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Helping 'witches' who live in exile

In Ghana, isolating widows branded as witches is a custom in this superstitious region. A few groups are trying to help, but progress is slow.

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Do the chiefs consider their charges to be possessed? "It is their neighbors who accuse them, not me," says Musah Fuseisi, Kpatinga's chief. "The women are to be pitied."

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When an accused witch first arrives at a camp, she is subjected to rituals. "Fetish priests" greet new arrivals with a calabash filled with chicken blood, monkey skulls, and other things. This exorcism cocktail supposedly purges the women of demons. It often causes them to become ill.

A ritual used by a chief at Gambaga camp, which has sheltered outcasts since the 1700s, involves slaughtering a guinea fowl. If it flops forward as it dies, the woman is a sorceress. If it falls backward, the woman is innocent and may return to her community.

There are exceptions, though. The dying fowl fell backward in the case of Adisah Andrews, charged with causing the illness of a relative. The chief declared her innocent, yet she remained suspect. "I returned home to Bindi, but the daughter kept saying I was responsible. The community believed her," she says, dressed in a purple print and chewing a kola nut. But the exile finds some comfort in her new life. "The chief loves me. He will not let me go back unless I am safe."

She echoes the sentiments of most women in the camps – despite the rigorous farm work the chiefs often expect their frail residents to perform. And worse, chiefs sometimes physically or sexually abuse the outcasts, reports Mason of World Vision.

There are a few rays of light, however. For instance, Timaretama, a local nongovernmental group, offers small loans to women in the Gambaga camp so they can start entrepreneurial ventures, such as producing shea butter, which is then exported to companies like The Body Shop. The idea is to help exiles save money and develop skills so they can make a fresh start somewhere else.

Mariama Alidu, one of 20 "witches" exiled four years ago after an outbreak of disease in her village, smiles as she shows off four blue bankbooks filled with deposits and withdrawals. This money allows Ms. Alidu to pay others to do her chores. She misses her family terribly. Yet, she says: "Here, I am a somebody."

Other ventures include a World Vision's program in Kpatinga that oversaw the building of a new well so that the women have uncontaminated water. And the Go Home Project at Gambaga, created by Ghana's Presbyterian Church, has helped 75 women reintegrate into their villages.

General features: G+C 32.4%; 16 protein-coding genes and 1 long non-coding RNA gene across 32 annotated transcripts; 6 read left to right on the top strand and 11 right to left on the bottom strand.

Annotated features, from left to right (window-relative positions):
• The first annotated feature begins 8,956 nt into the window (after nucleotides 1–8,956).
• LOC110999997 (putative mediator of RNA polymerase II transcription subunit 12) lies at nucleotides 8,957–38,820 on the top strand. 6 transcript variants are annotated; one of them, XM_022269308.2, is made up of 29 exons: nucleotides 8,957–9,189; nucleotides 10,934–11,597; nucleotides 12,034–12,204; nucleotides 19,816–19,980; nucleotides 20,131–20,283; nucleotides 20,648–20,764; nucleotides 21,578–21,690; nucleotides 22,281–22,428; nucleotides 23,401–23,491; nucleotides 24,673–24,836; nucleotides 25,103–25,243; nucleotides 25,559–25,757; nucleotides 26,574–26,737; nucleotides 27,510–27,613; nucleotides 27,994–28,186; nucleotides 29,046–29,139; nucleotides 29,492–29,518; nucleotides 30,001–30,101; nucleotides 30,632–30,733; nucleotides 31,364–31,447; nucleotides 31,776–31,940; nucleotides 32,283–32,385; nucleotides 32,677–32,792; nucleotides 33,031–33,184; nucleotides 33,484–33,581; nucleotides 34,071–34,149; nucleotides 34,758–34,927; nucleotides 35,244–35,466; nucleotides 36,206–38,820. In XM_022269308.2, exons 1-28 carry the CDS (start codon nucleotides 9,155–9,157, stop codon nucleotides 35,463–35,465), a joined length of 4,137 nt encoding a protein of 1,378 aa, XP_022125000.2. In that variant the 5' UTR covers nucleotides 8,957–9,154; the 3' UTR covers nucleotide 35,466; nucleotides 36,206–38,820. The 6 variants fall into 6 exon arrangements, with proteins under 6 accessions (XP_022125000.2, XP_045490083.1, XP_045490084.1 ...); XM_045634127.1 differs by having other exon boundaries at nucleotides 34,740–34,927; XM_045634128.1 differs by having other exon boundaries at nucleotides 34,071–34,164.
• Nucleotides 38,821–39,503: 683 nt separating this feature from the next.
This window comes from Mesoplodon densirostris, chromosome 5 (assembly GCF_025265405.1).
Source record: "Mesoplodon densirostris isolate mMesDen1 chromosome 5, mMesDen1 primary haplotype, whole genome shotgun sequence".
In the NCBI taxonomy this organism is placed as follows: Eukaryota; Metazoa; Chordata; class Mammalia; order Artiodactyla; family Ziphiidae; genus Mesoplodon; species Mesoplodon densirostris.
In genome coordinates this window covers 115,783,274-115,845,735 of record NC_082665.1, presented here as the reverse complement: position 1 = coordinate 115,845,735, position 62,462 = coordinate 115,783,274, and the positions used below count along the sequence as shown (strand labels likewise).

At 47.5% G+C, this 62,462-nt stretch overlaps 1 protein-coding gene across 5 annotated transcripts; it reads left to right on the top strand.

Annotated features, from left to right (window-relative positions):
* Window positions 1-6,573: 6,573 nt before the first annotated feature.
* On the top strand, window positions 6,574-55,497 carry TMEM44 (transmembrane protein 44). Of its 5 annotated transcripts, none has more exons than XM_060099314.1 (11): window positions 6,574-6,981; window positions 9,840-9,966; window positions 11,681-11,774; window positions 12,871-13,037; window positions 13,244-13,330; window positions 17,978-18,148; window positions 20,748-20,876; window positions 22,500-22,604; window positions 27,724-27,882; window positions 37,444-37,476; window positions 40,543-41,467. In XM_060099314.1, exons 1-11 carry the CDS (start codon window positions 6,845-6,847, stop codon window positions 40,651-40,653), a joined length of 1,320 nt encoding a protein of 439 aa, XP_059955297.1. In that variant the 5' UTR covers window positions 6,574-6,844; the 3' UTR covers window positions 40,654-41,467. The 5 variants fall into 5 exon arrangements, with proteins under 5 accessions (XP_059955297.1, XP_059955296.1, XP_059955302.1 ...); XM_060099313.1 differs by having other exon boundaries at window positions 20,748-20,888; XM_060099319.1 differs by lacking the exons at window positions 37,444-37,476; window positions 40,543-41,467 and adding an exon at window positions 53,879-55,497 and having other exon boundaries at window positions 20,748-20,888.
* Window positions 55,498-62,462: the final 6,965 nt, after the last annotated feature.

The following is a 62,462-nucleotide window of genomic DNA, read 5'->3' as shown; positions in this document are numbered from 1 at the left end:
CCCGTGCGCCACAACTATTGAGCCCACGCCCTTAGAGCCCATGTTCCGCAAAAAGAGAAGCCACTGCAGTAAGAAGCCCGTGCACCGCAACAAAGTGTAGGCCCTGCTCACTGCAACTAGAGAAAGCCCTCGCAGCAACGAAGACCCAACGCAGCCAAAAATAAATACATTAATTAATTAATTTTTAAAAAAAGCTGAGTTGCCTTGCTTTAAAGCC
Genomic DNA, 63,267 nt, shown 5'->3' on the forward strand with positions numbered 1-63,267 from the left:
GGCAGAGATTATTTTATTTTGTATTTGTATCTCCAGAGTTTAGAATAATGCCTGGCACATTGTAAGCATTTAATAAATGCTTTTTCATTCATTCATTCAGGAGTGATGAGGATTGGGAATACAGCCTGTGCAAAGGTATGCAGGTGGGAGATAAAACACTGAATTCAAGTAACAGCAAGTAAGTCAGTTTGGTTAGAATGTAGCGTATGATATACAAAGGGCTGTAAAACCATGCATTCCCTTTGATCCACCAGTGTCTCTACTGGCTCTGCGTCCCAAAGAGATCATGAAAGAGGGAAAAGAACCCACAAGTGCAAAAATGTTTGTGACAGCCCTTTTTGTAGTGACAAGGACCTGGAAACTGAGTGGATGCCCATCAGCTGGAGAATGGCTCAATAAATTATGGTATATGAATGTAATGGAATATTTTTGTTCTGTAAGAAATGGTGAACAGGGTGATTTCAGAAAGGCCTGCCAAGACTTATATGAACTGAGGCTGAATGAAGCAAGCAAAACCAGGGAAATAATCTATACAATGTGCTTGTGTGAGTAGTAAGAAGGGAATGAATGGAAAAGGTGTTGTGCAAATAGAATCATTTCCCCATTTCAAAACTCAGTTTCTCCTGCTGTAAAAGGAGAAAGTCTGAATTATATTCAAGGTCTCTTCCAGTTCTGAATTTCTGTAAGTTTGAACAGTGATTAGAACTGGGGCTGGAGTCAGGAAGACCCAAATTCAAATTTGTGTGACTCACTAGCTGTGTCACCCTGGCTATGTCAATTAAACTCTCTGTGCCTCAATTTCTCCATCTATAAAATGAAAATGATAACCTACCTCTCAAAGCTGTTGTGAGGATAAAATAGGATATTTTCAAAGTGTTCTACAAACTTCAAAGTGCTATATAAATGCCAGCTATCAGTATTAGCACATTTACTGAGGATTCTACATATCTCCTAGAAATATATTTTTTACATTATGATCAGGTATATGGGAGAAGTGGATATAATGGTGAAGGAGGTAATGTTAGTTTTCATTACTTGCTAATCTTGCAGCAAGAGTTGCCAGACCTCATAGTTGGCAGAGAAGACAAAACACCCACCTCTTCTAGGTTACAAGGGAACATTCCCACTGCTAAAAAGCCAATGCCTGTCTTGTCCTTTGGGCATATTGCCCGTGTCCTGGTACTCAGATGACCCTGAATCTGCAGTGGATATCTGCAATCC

By forming women's groups within communities to welcome an outcast, the women receive acceptance and economic opportunities. Without ongoing educational efforts in villages, however, returning an outcast can have sad consequences. "The next time a tragedy occurs the 'witch' can again be blamed," warns Mohammed of the Christian Council of Ghana.

There are no easy answers. Filmmaker Ms. Berg says the place to begin is not so much by combating superstitious beliefs, which exist throughout Africa, "as it is about combating the accusations and violence against women."

A start, says J.B. Danquah Adu, deputy minister of the Ministry of Women and Children Affairs, would be passage of a domestic violence bill, which would grant women more protection. "We need to stop denying women basic human rights," she says.

According to Berg, activists and government officials are increasingly holding education conferences with chiefs from villages in the Northern Region.

"The idea is to educate those in powerful positions regarding how to handle witchcraft accusations, so when a dispute arises, the chief can come up with a different way to resolve it other than crying "witch," she says. Educational efforts also need to be directed at local policemen, who frequently share the same beliefs as those who kill or banish the women.

These efforts are promising, but for now, it is still dangerous for exiles to return home. And women still fear being exiled.

Fati Bila lives in a village near one of the camps and visits regularly. She worries that one day she may be accused of being a witch. With arms outstretched toward the sky, the mother of a 5-year-old says, "I will teach my son to be kind to old ladies. I shall tell him, 'One day I will grow old. Do you want me to be called a witch?' "

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